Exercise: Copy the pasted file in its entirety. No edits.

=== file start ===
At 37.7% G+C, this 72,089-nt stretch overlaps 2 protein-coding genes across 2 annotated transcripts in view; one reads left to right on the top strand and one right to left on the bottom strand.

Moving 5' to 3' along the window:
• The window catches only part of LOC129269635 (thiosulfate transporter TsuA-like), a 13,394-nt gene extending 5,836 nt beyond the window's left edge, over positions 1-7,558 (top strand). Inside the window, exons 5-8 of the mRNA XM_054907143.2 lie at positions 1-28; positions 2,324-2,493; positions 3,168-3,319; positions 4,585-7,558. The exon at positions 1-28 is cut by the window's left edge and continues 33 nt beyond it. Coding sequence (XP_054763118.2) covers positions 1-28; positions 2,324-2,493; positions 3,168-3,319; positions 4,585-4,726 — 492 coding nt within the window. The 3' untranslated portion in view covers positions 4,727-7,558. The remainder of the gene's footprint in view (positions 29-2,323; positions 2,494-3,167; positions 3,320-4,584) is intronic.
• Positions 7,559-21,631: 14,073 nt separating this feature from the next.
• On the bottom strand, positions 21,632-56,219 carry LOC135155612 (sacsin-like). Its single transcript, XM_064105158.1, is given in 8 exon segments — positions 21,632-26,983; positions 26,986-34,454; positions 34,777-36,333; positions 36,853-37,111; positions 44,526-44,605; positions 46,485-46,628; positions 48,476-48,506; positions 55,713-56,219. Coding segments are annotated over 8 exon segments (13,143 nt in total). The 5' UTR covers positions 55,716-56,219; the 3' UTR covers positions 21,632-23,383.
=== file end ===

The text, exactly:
At 37.7% G+C, this 72,089-nt stretch overlaps 2 protein-coding genes across 2 annotated transcripts in view; one reads left to right on the top strand and one right to left on the bottom strand.

Moving 5' to 3' along the window:
• The window catches only part of LOC129269635 (thiosulfate transporter TsuA-like), a 13,394-nt gene extending 5,836 nt beyond the window's left edge, over positions 1-7,558 (top strand). Inside the window, exons 5-8 of the mRNA XM_054907143.2 lie at positions 1-28; positions 2,324-2,493; positions 3,168-3,319; positions 4,585-7,558. The exon at positions 1-28 is cut by the window's left edge and continues 33 nt beyond it. Coding sequence (XP_054763118.2) covers positions 1-28; positions 2,324-2,493; positions 3,168-3,319; positions 4,585-4,726 — 492 coding nt within the window. The 3' untranslated portion in view covers positions 4,727-7,558. The remainder of the gene's footprint in view (positions 29-2,323; positions 2,494-3,167; positions 3,320-4,584) is intronic.
• Positions 7,559-21,631: 14,073 nt separating this feature from the next.
• On the bottom strand, positions 21,632-56,219 carry LOC135155612 (sacsin-like). Its single transcript, XM_064105158.1, is given in 8 exon segments — positions 21,632-26,983; positions 26,986-34,454; positions 34,777-36,333; positions 36,853-37,111; positions 44,526-44,605; positions 46,485-46,628; positions 48,476-48,506; positions 55,713-56,219. Coding segments are annotated over 8 exon segments (13,143 nt in total). The 5' UTR covers positions 55,716-56,219; the 3' UTR covers positions 21,632-23,383.